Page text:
I've wanted a Google Glass since Commander Sisko had one on "Star Trek Deep Space 9." I ignored the warning that only the Vorta could wear them without getting a terrible headache. I thought: It's like having your own private wearable big-screen TV! But hey, I was like 14 or 15 when that show started. (I mention this only to make my editor feel old.)
At an illustrious event entitled "Glass Durham," which took place at Bay 7 in the historic American Tobacco campus, I was cured of this childhood fantasy. Or at least, this incarnation of it.
Google is trying to market something that makes you look like a dork as fashionable. Of course, I am no fashion diva. My wife once said that clothes make a statement about you. When I asked what my clothes say, she replied, "That you like zombies and the beach."
Anyway, I stood in line with a bunch of people who looked like the fools who stand in line for the latest iPhone. The Glass logo suggested an electronic indie rock hipster fair flash mob could break out at any moment. Each youth waited faithfully for a chance to look like a model in some futuristic Aryan dystopia.
Google flew in a few Californians and temp-hired a bunch of recent UNC grads to pretend to have worn Glass for months. A good portion of the demo was "well, this is pre-recorded because we're having Internet problems," which pointed to a major problem with the device: It requires your phone to provide the Internet or reliable Wi-Fi.
When can I actually get one?
I asked a few basic questions about Glass: When will it be available to developers outside of San Francisco, where they hold the Google.io event? The marketoid told me that it isn't just San Francisco, it's also New York and Los Angeles as well! No idea when it would be available to other developers.
This presents a potential problem for Google. Google.io is a marketing event. You need to distribute more units to more developers than will come to your conference in order to launch with enough applications to prevent the thing from flopping. (Ask HP how WebOS went.)
For consumers, the device will be available "sometime in 2014." So these Glass events are mainly about building demand.
I also asked about battery life. The marketoid said about a day of normal use.
Glass: Like Siri, only more particular
I brought my eldest stepson, Alec to the event. He's 20, attends NC State, and has embarrassed me by buying both a Microsoft Surface and an iPod Touch. We both stood at the demo station beginning every sentence with "OK Glass," tapping our temples repeatedly, and looking schizophrenic -- but not getting it to answer our questions.
Don't get me wrong, I use voice commands on my Android phone all the time. But the command language of the Glass has fewer synonyms (i.e., both "listen to" and "play" work to play music on my phone). Also, the microphone is as likely to pick up the person next to you as it is you.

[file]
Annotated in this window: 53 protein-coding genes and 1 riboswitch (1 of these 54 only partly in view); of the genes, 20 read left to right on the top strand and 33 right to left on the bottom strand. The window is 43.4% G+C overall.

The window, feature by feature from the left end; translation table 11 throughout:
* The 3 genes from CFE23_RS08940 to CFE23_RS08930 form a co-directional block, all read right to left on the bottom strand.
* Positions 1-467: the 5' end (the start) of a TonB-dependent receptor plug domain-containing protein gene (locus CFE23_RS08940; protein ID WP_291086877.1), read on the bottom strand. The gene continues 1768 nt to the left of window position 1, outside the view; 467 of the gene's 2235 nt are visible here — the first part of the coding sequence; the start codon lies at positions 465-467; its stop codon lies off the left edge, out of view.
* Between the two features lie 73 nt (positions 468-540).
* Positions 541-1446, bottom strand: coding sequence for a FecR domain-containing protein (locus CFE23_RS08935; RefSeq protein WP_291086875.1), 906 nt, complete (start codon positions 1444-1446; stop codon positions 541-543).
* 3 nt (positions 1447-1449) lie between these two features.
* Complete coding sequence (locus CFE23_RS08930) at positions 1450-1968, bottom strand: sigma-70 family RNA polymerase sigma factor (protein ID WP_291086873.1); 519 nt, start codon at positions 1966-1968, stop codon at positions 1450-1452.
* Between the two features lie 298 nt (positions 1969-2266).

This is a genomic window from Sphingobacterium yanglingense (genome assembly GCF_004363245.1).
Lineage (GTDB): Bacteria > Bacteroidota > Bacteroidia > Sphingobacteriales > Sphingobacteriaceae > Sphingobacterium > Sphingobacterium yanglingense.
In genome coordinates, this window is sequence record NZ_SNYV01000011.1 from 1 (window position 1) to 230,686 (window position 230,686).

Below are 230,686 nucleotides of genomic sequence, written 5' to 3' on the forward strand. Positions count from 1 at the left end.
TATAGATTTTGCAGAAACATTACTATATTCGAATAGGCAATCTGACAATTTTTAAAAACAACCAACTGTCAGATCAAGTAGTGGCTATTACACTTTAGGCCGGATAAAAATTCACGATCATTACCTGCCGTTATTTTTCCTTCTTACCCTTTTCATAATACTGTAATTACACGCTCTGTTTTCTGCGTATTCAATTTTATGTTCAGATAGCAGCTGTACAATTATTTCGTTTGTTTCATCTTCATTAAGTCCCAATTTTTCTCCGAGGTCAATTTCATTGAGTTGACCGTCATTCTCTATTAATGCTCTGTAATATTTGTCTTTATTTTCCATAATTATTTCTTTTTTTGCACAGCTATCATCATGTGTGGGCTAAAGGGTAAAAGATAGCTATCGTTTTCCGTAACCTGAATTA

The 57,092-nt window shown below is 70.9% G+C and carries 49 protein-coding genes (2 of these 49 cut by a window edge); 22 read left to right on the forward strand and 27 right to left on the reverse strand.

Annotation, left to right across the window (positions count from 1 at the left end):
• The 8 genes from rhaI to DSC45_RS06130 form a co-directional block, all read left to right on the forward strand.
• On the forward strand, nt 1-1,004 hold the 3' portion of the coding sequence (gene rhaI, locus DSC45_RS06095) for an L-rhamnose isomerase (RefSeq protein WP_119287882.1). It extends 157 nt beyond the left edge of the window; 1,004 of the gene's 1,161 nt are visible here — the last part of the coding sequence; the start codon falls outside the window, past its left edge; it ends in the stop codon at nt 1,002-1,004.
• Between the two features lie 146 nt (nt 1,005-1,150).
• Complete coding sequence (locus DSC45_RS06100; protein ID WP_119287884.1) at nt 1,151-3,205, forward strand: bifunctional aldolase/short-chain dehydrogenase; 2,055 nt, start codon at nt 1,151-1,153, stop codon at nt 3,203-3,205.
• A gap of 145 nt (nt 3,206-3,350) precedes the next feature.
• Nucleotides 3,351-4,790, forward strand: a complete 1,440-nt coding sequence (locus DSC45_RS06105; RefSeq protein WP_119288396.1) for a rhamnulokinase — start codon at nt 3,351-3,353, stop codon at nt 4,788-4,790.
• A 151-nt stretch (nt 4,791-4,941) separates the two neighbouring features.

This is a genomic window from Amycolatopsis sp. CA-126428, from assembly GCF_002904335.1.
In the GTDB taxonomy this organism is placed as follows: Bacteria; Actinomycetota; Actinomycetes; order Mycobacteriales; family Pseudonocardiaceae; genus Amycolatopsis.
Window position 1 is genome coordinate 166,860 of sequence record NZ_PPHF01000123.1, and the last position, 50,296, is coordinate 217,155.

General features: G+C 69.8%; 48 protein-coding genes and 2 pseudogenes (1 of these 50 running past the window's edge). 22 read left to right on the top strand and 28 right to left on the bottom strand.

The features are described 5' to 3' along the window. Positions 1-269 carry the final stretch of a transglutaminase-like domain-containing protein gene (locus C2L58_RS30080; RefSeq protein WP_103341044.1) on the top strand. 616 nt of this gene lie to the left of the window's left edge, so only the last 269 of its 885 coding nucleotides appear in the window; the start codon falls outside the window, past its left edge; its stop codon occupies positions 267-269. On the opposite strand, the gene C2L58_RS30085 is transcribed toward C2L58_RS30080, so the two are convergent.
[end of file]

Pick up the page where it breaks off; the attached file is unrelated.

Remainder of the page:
Annoyingly, the Glass constantly suspends itself or turns itself off. This makes for a frustrating experience, where you tap your temple repeatedly to turn the thing on. The default for basic functions like taking a video is only 10 seconds. The device reportedly has only 16GB, but the marketoid felt that was enough because it uploads to your "private Google+" storage area.
My eye, my eye, my bleeding eye
After less than 15 minutes of this, my eye felt like it would pop out of my head. The resolution was too low, and you can see the screen door on the holographic projection. I tried adjusting the headset multiple ways (much to the chagrin of the marketoid, who believed there is "only one way to wear Glass"), but there was no way to use it in a way that didn't annoy me, hurt my eyes, or make me roll my eyes back in my head.
Google has long been known for waging a "war on old people," and it is possible that my multifocal contacts have something to do with the eyestrain, but the resolution is truly poor. Alec said it gave him a headache as well and he doesn't even wear glasses, except for night vision.
The answer from our energetic young marketoid was "I find the more that I use Glass, the less I use Glass." In other words, yes, you will spend a reported $1,500 to look stupid and avoid yanking your phone out of your pocket to check the time and ask, "What was the score of the Carolina game?" several times while tapping your temple repeatedly.
Cured of Glass envy
Sadly, my dream of being a Vorta lacks not only the ears and pale color, but the headset.
Alec nailed it when he said, "It's a nice idea but terrible execution." Humans were given stereoscopic vision for a reason, resolution is constantly evolving to be better -- and gosh, you have a video camera, Glass, why not do some eye tracking so that I don't have to tap my temple repeatedly? Moreover, if I have to Bluetooth or tether this thing to my phone to connect it to the Internet, you're going to need a bigger battery in both devices.
As hugely successful as this marketing event was, once the glitter wears off, I can't help but feel that Glass will go the way of the Apple Newton. My advice is to wait for Glass 2 -- or for someone else to make a more functional Vortan device.
This article, "Google Glass: Yes, it's that bad," was originally published at InfoWorld.com. Keep up on the latest developments in application development, and read more of Andrew Oliver's Strategic Developer blog at InfoWorld.com. For the latest business technology news, follow InfoWorld.com on Twitter.
This story, "Google Glass: Yes, it's that bad" was originally published by InfoWorld.